I sat down to write something that would show insight or perhaps provoke a response if only to get the reader thinking about their situation and how they might improve it.
Of course I would like to impress or inspire enough for you to pick up the phone and employ my services as a coach and business mentor, but that is secondary.
This column was inspired by the behaviour of several clients. It struck me that the best metaphor was that of swimmers at a pool.
We all start unable to swim, as we know it, with poorly defined strokes and no style. Some are lucky to come from “swimming” families who visit pools routinely, or perhaps have their own pool. Others have parents who are frightened of water, have never learned to swim and avoid aquatic recreation.
We all eventually go through dental school where we are taught a version of the theory and practice of survival in the water. Depending on the school there will be an emphasis on different strokes and skills. After five years we can keep ourselves afloat doing our basic strokes - even if we still have to put the occasional foot on the bottom of the pool for security.
It’s what happens after that interests me; it depends very much on the individual, their attitude to risk, their ambition and luck.
Until VT arrived, new dental paddlers were thrown into the deep end of the pool, the wave machine turned on and, although they swallowed a lot of water, their basic stroke helped them to survive. Confidence grew, widths became lengths, a few strokes under water and duck dives.
With VT a lifeguard was assigned who checked they were still afloat and not dragging anybody under.
Many practiced in different pools until they found one that suited them, and the owner sold them a share, some wanted their own pool and built or bought it.
Some new paddlers throw themselves in not sure if it’s the deep or shallow end.
Fewer still climb to the highest diving board jump in and somehow survive.
Some swimmers become perpetual associates. They never trust the water, are frightened of getting out of their depth, they swim widths and occasionally lengths but always stay within touching distance of the poolside. They move from pool to pool dreaming of the one that is warm enough, the water is calm and they can do whatever style they wish. They want their pool owner to supply designer swimsuits and send them for advanced swimming courses that teach skills, unusable in their home pool.
The 21st century has seen a new phenomenon. The individual who inevitably has the “abs & pecs” gets up on the springboard and bounces up and down a few times with great style and noise. They attract a lot of attention, take a few photos for their Instagram feed and head off without getting their hair wet.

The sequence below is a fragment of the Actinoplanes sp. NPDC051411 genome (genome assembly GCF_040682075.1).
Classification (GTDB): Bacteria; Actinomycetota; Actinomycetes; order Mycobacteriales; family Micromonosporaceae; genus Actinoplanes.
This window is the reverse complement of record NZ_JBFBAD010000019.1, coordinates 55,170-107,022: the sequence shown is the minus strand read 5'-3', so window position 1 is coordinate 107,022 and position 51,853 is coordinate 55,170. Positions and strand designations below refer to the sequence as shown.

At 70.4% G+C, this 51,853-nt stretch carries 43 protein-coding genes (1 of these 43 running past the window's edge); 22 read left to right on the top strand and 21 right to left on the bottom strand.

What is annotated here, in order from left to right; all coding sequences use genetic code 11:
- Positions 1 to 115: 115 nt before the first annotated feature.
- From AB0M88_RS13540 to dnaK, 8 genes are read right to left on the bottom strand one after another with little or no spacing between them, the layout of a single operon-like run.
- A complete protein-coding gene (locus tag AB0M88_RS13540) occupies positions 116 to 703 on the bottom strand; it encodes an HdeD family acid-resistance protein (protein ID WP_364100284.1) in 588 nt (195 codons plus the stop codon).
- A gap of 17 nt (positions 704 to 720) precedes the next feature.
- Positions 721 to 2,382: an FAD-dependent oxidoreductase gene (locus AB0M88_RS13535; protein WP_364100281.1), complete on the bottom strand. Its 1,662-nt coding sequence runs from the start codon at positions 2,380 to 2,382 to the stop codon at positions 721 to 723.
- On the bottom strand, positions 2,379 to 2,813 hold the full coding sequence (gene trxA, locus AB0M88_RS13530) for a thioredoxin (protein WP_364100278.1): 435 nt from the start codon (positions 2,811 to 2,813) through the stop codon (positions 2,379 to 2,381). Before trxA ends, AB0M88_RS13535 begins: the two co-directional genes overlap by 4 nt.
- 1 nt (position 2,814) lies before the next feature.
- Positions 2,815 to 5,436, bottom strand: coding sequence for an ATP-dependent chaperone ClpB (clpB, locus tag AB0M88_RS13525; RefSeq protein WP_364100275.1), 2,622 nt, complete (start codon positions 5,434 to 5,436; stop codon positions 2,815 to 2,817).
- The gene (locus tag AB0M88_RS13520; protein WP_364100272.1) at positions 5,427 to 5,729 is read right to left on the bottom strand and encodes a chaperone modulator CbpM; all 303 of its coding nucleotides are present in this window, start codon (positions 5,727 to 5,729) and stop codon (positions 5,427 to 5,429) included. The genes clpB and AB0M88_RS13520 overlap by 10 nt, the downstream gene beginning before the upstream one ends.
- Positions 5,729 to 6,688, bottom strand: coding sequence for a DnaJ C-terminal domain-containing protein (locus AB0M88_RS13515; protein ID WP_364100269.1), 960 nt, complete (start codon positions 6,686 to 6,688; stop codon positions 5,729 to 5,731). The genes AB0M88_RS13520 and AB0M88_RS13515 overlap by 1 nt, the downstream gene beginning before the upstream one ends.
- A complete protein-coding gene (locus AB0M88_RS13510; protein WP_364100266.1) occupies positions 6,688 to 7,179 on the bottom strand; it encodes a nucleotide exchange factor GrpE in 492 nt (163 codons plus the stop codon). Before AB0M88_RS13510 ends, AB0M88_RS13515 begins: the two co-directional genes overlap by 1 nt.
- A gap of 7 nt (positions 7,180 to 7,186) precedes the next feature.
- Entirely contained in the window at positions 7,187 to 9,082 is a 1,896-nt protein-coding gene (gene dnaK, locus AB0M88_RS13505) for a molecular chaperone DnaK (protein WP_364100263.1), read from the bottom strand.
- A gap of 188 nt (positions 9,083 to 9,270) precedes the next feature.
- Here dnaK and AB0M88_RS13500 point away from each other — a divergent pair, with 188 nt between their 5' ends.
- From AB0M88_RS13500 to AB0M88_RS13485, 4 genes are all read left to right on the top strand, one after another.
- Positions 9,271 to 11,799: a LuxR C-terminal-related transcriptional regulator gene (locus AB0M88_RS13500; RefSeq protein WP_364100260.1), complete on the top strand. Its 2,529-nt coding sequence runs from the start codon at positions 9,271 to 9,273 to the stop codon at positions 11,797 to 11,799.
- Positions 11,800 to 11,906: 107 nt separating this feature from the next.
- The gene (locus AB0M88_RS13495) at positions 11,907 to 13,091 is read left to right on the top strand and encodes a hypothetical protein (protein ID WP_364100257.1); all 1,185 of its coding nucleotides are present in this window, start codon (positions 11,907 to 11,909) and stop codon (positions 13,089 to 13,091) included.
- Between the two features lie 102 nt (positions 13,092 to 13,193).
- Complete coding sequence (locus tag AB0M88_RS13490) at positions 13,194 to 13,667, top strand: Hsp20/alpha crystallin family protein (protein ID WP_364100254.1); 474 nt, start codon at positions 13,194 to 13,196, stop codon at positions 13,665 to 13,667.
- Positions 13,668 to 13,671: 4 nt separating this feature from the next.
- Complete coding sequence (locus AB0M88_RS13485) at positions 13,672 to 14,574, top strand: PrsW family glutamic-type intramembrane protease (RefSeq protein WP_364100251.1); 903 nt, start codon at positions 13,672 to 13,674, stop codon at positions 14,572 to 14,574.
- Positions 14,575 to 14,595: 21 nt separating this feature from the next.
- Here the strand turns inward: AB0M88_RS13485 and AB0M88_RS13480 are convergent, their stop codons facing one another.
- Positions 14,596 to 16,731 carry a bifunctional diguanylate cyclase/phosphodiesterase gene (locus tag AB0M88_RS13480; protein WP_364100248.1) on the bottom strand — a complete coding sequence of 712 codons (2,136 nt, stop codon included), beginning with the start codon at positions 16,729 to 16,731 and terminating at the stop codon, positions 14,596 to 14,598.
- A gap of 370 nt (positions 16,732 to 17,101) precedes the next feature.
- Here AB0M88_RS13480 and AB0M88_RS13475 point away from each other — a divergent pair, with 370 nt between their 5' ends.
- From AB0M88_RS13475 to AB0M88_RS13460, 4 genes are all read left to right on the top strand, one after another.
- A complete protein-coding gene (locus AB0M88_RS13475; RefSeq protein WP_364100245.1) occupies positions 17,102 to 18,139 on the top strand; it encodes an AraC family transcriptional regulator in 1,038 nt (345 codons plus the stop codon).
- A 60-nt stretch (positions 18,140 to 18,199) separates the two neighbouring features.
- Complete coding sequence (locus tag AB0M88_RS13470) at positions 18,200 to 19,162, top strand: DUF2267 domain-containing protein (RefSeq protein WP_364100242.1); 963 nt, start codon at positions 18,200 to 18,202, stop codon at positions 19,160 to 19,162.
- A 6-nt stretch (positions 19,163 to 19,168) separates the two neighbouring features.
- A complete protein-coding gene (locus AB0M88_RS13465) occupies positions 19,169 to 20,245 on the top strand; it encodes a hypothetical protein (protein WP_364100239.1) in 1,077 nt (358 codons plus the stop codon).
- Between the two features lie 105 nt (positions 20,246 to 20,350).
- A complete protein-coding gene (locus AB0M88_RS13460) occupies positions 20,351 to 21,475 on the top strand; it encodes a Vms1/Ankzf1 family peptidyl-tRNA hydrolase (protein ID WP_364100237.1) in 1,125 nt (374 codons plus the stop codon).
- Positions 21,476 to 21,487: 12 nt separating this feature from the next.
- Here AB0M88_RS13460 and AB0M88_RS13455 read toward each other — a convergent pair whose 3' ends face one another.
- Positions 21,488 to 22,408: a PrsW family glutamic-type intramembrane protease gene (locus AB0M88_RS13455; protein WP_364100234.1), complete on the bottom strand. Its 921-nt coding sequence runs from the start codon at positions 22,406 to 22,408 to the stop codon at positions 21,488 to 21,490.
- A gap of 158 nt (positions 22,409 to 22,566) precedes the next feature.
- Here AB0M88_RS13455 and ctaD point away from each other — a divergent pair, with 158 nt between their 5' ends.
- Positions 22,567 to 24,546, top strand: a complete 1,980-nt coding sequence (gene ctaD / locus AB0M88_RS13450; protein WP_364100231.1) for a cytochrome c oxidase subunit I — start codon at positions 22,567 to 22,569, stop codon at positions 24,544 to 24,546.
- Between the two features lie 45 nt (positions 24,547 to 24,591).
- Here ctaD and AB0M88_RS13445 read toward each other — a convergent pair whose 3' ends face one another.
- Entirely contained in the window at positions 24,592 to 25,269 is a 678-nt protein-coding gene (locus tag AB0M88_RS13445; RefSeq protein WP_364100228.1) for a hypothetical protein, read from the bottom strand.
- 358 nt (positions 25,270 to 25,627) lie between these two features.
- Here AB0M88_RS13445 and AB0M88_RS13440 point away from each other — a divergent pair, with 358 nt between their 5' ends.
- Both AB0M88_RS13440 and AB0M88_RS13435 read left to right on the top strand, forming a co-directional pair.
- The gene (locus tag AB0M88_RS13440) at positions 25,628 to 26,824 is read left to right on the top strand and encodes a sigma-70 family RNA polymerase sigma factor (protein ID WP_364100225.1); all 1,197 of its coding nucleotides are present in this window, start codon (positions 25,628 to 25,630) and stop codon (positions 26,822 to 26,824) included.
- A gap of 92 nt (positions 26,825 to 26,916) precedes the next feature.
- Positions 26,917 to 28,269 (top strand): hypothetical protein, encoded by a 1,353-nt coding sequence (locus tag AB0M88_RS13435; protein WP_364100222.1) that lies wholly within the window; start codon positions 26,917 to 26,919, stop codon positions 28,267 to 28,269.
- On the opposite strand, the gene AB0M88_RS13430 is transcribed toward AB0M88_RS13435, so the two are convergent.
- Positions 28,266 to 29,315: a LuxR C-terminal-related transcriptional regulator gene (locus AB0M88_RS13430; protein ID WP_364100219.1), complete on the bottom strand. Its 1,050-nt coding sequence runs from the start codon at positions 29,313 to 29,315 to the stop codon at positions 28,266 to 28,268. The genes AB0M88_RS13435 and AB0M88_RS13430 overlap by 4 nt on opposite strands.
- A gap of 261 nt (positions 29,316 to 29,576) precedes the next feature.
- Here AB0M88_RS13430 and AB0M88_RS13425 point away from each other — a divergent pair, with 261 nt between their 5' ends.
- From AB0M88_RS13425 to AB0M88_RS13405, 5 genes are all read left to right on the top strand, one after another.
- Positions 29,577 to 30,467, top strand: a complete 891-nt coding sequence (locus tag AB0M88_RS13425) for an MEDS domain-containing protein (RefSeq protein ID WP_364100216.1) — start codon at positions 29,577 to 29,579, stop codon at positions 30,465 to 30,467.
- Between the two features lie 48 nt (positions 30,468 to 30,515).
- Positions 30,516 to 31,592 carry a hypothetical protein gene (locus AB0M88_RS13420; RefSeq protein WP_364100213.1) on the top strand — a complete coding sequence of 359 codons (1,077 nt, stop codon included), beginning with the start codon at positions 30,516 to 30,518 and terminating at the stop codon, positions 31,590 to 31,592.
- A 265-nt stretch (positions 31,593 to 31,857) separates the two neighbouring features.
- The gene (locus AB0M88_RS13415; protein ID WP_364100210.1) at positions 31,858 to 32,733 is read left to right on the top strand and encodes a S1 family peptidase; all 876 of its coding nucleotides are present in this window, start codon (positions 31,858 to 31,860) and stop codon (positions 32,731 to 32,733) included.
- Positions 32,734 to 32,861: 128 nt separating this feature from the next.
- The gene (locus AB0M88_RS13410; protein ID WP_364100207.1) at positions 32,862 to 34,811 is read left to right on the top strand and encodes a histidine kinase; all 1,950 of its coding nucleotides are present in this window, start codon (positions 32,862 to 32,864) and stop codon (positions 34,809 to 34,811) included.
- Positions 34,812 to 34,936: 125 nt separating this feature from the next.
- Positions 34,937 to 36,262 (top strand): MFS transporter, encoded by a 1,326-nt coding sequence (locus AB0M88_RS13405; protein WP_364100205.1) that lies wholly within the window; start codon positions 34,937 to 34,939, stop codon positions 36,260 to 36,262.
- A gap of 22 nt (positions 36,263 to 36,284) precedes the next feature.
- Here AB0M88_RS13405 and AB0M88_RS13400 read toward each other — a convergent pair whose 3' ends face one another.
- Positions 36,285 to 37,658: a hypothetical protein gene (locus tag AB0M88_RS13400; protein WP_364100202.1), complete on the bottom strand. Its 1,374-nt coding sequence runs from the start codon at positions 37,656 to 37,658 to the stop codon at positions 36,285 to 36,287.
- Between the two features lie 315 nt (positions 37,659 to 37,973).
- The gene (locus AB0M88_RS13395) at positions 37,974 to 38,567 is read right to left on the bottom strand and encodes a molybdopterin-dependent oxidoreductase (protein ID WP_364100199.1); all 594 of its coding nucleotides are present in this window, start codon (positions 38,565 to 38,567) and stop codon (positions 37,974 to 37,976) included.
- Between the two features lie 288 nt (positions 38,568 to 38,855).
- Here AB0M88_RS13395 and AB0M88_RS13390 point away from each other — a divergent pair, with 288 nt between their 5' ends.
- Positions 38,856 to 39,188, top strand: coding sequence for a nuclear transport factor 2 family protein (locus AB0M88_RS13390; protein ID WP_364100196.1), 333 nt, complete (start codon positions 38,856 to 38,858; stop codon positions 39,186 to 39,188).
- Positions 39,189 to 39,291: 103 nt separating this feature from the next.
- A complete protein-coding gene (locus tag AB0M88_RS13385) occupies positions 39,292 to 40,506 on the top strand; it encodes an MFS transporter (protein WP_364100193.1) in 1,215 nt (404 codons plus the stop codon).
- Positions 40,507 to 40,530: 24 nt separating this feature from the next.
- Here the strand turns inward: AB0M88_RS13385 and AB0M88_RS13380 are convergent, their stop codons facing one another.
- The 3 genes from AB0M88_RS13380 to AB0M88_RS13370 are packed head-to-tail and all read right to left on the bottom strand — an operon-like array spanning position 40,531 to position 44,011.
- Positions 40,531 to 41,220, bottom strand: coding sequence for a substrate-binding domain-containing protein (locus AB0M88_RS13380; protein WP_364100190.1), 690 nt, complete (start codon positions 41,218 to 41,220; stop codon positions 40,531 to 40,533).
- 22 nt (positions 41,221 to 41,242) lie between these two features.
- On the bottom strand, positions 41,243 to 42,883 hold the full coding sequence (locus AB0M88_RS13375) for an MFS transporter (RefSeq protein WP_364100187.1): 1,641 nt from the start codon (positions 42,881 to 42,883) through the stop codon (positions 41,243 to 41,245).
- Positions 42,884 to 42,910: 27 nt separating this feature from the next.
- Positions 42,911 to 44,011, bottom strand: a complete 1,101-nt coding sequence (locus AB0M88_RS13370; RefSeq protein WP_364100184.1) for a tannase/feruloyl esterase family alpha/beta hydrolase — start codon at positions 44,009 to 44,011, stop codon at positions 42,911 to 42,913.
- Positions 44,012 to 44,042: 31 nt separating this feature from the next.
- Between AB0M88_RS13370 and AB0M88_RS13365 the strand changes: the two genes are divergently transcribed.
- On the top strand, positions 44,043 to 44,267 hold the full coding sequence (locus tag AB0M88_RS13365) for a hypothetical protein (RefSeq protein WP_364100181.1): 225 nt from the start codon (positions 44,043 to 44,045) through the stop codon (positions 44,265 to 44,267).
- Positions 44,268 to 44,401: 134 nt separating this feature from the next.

There are nervous types who go on expensive courses on swimming. They listen to everybody, swimmer or not about how to swim best. They read books about how to swim. They walk round the pool, put their foot in to feel the temperature. Eventually they go down the ladder and swim but never, ever go out of their depth.
Some become NHS (National Health Swimmers). They used to enjoy swimming, they felt they had a role in life and swimming was their duty. Nobody told them was that there was a wave machine at the end of the pool, the speed of which was inexorably increasing. As fast as they swim, as hard as they work they don’t make any progress. The depth of the pool is increasing, the flippers, worn for compliance not progress, are getting heavier and make things worse, not better. They’re frightened that if they make it to the side of the pool to leave their swimsuit will have holes in embarrassing places.
Who succeeds? The ones who work hard at being better swimmers, who know about all the strokes and concentrate on the one or two that gives them most happiness. They focus on being smooth swimmers, not fast, making as few ripples as possible. They understand that sometimes the pool can get uncomfortable, the water temperature goes up and down and that to be a successful swimmer you need to be fit and keep practicing.
They know that they don’t know all there is to know but they join a club and work with a coach or mentor they will be helped to improve. They talk to other good and successful swimmers and they learn how to stay afloat.
We learn in pools but we must now swim in the ocean. The riptides are dangerous the currents changing and the water deep and cold. This is no place for social swimmers. Only those who are 100% focussed on being successful swimmers will make it to the next beach.
Excellent posting Alun and really relevant to present times.
Just wanted to say, if you aren't waving or at least managing to keep your emotional head above the water, you can always call ConfiDental; a helpline that is manned by dentists, free, non judgemental, confidential and here now 24/7.
03339875158 (charged at local rates)
Or visit http://www.confidental-helpline.org